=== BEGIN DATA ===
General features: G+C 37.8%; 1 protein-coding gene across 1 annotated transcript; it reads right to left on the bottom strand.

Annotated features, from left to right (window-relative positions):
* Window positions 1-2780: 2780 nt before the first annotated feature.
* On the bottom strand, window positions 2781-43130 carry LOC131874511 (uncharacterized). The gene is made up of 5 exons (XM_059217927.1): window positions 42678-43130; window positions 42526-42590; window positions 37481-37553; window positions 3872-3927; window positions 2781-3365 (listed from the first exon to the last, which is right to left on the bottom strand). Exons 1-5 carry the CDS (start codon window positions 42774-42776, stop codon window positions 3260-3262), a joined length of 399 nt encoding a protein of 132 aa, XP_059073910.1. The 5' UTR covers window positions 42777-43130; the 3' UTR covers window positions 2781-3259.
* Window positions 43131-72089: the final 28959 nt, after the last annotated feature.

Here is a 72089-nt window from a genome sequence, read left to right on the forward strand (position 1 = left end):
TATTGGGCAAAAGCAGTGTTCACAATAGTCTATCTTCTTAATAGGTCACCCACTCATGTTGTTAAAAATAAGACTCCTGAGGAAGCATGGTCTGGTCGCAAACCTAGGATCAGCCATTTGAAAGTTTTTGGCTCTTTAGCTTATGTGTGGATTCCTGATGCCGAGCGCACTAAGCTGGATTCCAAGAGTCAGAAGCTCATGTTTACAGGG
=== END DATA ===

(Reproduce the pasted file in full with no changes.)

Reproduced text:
General features: G+C 37.8%; 1 protein-coding gene across 1 annotated transcript; it reads right to left on the bottom strand.

Annotated features, from left to right (window-relative positions):
* Window positions 1-2780: 2780 nt before the first annotated feature.
* On the bottom strand, window positions 2781-43130 carry LOC131874511 (uncharacterized). The gene is made up of 5 exons (XM_059217927.1): window positions 42678-43130; window positions 42526-42590; window positions 37481-37553; window positions 3872-3927; window positions 2781-3365 (listed from the first exon to the last, which is right to left on the bottom strand). Exons 1-5 carry the CDS (start codon window positions 42774-42776, stop codon window positions 3260-3262), a joined length of 399 nt encoding a protein of 132 aa, XP_059073910.1. The 5' UTR covers window positions 42777-43130; the 3' UTR covers window positions 2781-3259.
* Window positions 43131-72089: the final 28959 nt, after the last annotated feature.

Here is a 72089-nt window from a genome sequence, read left to right on the forward strand (position 1 = left end):
TATTGGGCAAAAGCAGTGTTCACAATAGTCTATCTTCTTAATAGGTCACCCACTCATGTTGTTAAAAATAAGACTCCTGAGGAAGCATGGTCTGGTCGCAAACCTAGGATCAGCCATTTGAAAGTTTTTGGCTCTTTAGCTTATGTGTGGATTCCTGATGCCGAGCGCACTAAGCTGGATTCCAAGAGTCAGAAGCTCATGTTTACAGGG